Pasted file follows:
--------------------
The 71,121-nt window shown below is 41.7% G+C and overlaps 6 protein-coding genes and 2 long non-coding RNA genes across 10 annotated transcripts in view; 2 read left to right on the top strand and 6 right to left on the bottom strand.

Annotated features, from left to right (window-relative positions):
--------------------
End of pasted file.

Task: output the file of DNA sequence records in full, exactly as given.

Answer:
The 71,121-nt window shown below is 41.7% G+C and overlaps 6 protein-coding genes and 2 long non-coding RNA genes across 10 annotated transcripts in view; 2 read left to right on the top strand and 6 right to left on the bottom strand.

Annotated features, from left to right (window-relative positions):